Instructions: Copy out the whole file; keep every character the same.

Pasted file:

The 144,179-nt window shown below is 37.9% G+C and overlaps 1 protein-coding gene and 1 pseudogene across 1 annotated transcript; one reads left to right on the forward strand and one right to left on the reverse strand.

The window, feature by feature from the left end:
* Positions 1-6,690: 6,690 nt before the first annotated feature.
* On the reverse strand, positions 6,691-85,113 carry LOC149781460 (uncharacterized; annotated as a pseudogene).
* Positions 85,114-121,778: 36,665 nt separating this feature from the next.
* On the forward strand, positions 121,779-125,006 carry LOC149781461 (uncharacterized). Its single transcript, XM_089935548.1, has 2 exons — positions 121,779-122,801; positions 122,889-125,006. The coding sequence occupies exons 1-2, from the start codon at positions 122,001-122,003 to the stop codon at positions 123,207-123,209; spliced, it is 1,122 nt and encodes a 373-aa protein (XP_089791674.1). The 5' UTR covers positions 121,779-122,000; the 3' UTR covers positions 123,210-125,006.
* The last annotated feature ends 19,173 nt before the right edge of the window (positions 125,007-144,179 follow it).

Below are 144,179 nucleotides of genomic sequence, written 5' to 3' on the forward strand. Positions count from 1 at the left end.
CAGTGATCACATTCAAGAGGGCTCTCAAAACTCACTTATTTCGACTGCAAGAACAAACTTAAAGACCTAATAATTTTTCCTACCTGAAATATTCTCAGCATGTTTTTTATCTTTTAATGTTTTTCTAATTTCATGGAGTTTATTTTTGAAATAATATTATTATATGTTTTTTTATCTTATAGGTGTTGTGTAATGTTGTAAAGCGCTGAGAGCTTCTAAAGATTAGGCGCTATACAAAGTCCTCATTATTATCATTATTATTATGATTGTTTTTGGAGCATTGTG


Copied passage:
The 144,179-nt window shown below is 37.9% G+C and overlaps 1 protein-coding gene and 1 pseudogene across 1 annotated transcript; one reads left to right on the forward strand and one right to left on the reverse strand.

The window, feature by feature from the left end:
* Positions 1-6,690: 6,690 nt before the first annotated feature.
* On the reverse strand, positions 6,691-85,113 carry LOC149781460 (uncharacterized; annotated as a pseudogene).
* Positions 85,114-121,778: 36,665 nt separating this feature from the next.
* On the forward strand, positions 121,779-125,006 carry LOC149781461 (uncharacterized). Its single transcript, XM_089935548.1, has 2 exons — positions 121,779-122,801; positions 122,889-125,006. The coding sequence occupies exons 1-2, from the start codon at positions 122,001-122,003 to the stop codon at positions 123,207-123,209; spliced, it is 1,122 nt and encodes a 373-aa protein (XP_089791674.1). The 5' UTR covers positions 121,779-122,000; the 3' UTR covers positions 123,210-125,006.
* The last annotated feature ends 19,173 nt before the right edge of the window (positions 125,007-144,179 follow it).

Below are 144,179 nucleotides of genomic sequence, written 5' to 3' on the forward strand. Positions count from 1 at the left end.
CAGTGATCACATTCAAGAGGGCTCTCAAAACTCACTTATTTCGACTGCAAGAACAAACTTAAAGACCTAATAATTTTTCCTACCTGAAATATTCTCAGCATGTTTTTTATCTTTTAATGTTTTTCTAATTTCATGGAGTTTATTTTTGAAATAATATTATTATATGTTTTTTTATCTTATAGGTGTTGTGTAATGTTGTAAAGCGCTGAGAGCTTCTAAAGATTAGGCGCTATACAAAGTCCTCATTATTATCATTATTATTATGATTGTTTTTGGAGCATTGTG